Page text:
To the editor:
Thank you for your thorough coverage of the new DUI laws, including “What a DUI stop, arrest looks like.” Unfortunately, as a criminal defense attorney, I noticed the simulated DUI stop had some flaws. First, the “follow the pen” test, known as the Horizontal Gase Nystagmus Test, has not been used in Kansas courts as evidence of impairment for almost 20 years (see State v. Witte, 1992).
Your reporter noted that his eyes were uncomfortable because he was staring into the sun. Many people’s eyes tear when staring at the sun, causing a temporary loss of vision and making it impossible for some people to pass any balance test. Therefore, the results of the walk-and-turn test would be suspect in a real case.
The tests described in the article, as well as several other tests law enforcement uses, are called field sobriety tests. They must be performed with scientific precision and without extraneous factors to get accurate results. Too often in my practice I see these tests given incorrectly, or, in the case of the “follow the pen” test, given even though they are not admissible in court as scientific proof of impairment.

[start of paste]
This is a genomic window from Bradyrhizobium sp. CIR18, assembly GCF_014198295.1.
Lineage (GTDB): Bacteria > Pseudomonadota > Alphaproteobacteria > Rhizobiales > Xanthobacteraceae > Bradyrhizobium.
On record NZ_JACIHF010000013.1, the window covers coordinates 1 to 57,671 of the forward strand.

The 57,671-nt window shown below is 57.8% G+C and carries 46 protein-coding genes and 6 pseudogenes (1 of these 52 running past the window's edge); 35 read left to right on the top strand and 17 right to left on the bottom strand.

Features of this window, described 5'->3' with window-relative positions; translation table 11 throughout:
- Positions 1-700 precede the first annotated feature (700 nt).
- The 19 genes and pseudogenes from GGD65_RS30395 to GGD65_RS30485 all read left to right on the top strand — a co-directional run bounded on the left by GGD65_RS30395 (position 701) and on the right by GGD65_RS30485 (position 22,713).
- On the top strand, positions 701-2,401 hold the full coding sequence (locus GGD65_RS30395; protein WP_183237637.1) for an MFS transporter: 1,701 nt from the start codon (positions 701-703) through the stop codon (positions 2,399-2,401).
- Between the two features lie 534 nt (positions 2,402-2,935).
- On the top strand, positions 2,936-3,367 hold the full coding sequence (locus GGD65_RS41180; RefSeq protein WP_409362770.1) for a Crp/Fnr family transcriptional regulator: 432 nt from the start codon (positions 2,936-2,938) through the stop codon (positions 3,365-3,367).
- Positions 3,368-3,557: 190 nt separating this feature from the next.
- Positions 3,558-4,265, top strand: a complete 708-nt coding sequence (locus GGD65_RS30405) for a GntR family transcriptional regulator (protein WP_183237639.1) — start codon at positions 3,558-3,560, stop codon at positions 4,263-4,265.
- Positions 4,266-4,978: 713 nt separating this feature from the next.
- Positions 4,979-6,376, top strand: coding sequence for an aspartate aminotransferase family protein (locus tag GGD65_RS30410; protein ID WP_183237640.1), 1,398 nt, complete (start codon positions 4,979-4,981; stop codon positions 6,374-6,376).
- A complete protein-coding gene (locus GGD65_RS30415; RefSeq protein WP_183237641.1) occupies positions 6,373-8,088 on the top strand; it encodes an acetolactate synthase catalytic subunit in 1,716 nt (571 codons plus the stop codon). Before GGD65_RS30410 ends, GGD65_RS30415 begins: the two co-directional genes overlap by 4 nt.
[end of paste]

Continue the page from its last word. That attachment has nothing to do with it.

The deputy has 17 years of experience and has stopped thousands of possibly drunk drivers. His testing methods were similar to what I see on Sheriff’s Office, Lawrence Police Department and Kansas State Police videos. Unfortunately, in the case of all of these agencies, their scientific methods are at times sloppy or outdated. I hope that the training of new officers and the refresher training of current officers will eliminate tests that are no longer accepted in the courts and that the officers will be taught the common factors, such a sun/lights in the eyes, and weather and road conditions, which should invalidate their tests in the courts.